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I installed the wallet from Bitcoin's official website on 4 computers each running Microsoft Windows 7.

Moreover on each of the 4 PCs, I installed OpenVPN client, meaning each of the computers access the internet via VPN.

Suppose I do not use an online Bitcoin mixer to further anonymize my transactions.

Instead I transfer my Bitcoins from one computer to another, all the while making sure that the VPN gateway/exit node is located in a different country.

Question: can my transactions be traced back to me?

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Well, that depends. First, never reuse addresses if you are doing this.

Second, if you are not mixing, the transactions will, with no exception, be traceable. Would there be someone focused on you, he would see the bitcoins move around, and so most probably think they are spent. But if he is really interested in you, he will probably keep track of the coins and whenever you really spend one of them, he will probably notice and try to track the owner of that address to see what you did with them.

He will probably only stop keeping track of those coins if he sees them being spent by someone that cannot be you, or if he cannot track them anymore as they are split up and combined with many other coins.

You must be quite paranoid considering your few questions here. I can maybe advise you to buy bitcoins for cash like via localbitcoins.com. Apart from the guy you trade with, no one will know you bought coins.

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Well, if there would be people tracking you, they probably aint stupid and know that you could be doing that. Furthermore, when you would f.e. add the coins to a web wallet or an exchange, they would also travel across the globe and they will also keep an eye on those coins. Someone seriously wanting to find you would probably keep track on everything until it is no longer possible and only when he found something he will consider the odds of it still being you. That's what I would do though. –  Steven Roose Jun 17 '13 at 8:17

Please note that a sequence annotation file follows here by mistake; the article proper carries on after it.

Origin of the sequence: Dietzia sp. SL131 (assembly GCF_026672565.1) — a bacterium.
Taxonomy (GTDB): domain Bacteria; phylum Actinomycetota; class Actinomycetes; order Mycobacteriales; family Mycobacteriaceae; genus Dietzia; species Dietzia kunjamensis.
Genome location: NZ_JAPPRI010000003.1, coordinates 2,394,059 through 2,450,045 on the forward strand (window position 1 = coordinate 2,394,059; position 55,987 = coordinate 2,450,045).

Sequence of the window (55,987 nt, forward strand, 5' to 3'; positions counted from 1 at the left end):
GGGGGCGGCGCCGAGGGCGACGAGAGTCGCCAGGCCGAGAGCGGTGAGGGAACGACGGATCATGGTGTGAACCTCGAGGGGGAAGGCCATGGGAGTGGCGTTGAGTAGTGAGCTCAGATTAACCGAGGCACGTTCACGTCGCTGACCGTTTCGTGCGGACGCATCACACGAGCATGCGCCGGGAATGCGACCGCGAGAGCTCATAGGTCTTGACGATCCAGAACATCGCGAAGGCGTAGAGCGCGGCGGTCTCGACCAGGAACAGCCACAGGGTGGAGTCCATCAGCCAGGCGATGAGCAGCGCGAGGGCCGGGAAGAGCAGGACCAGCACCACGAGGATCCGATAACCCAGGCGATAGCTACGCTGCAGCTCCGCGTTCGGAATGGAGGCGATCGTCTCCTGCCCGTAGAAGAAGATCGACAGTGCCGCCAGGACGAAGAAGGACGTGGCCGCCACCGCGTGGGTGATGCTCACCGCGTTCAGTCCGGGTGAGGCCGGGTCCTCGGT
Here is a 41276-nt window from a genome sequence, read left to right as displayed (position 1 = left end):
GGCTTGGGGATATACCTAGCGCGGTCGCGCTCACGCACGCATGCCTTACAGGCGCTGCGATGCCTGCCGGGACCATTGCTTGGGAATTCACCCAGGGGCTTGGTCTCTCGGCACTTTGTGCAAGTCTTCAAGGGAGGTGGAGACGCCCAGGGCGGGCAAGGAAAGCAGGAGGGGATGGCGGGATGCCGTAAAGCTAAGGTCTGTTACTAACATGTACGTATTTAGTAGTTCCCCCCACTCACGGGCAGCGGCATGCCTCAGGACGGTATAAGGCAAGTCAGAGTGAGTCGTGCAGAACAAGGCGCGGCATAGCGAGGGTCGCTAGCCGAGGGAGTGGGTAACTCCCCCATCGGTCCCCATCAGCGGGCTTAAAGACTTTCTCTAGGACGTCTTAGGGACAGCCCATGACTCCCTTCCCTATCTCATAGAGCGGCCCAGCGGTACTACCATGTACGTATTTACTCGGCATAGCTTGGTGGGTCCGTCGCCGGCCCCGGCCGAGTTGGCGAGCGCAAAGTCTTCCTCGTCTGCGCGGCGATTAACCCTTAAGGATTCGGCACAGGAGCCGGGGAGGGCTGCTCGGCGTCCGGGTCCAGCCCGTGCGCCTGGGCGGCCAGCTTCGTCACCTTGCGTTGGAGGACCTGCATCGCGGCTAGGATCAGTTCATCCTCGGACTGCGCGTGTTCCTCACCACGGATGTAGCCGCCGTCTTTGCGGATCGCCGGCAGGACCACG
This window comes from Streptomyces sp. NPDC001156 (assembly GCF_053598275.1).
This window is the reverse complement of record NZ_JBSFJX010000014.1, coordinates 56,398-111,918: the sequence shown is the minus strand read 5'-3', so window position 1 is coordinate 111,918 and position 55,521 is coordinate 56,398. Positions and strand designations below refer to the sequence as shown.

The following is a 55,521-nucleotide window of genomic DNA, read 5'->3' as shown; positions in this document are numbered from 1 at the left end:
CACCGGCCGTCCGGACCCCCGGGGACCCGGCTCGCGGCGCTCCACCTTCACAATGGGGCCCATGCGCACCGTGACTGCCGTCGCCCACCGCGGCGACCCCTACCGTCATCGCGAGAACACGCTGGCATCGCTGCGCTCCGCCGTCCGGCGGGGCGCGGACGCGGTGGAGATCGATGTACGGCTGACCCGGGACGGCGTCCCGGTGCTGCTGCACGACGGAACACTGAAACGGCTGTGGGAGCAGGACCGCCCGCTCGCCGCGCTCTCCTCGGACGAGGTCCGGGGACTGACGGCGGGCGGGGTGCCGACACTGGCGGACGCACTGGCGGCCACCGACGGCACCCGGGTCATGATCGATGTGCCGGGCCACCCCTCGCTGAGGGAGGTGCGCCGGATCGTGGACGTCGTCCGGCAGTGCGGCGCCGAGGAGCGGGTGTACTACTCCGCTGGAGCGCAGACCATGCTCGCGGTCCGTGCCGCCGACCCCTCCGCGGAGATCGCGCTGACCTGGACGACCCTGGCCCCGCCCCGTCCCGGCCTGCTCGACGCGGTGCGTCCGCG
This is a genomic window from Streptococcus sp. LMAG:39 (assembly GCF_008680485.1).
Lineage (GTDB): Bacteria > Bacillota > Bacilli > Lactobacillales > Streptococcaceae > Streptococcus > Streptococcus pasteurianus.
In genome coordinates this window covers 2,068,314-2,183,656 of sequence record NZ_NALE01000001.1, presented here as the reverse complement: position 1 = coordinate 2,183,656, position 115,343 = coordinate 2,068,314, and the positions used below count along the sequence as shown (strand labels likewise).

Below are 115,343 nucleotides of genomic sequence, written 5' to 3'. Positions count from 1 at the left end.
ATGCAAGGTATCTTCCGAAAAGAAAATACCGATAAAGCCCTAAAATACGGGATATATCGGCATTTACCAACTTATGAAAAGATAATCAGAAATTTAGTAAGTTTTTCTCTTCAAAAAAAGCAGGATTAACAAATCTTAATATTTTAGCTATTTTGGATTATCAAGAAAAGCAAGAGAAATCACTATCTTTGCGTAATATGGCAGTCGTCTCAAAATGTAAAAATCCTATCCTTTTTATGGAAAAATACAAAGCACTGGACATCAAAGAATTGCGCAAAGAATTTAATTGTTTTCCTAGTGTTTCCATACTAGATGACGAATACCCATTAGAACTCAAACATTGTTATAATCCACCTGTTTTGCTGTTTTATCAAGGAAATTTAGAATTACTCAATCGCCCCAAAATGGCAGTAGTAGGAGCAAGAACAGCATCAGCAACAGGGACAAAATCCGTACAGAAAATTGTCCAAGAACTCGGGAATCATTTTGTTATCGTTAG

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Well, yes. When you put coins in a mixer, they will be split up in many small parts and you will receive many small parts from many different other users. That's what a smart mixer might do. So mostly none of your own coins come back to you, meaning that it is a real dead end. The only thing one could do to track across mixers is when he sees your transaction of 100 BTC being split up in 10,000 parts, look for another transaction that combines little parts to 100 BTC. But I would consider smart mixers to have some latency and maybe sent the 100 BTC in small parts to different addresses. –  Steven Roose Jun 17 '13 at 8:20
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Yes, that's correct. –  Steven Roose Jun 17 '13 at 16:38
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@user5556: When you're tracing bitcoins, you totally ignore intermediary hops that have no known identities or other transactions. So if you see bitcoins go from A to B to C to D, if you have no information about B or C, and they were only used as intermediaries between A and D, you ignore them. The very first, most obvious step someone tracing your bitcoins would do would make this pointless. –  David Schwartz Jun 21 '13 at 10:49
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@StevenRoose: Right. That's the difference between a mixer and what the question is asking about. –  David Schwartz Jun 22 '13 at 21:06
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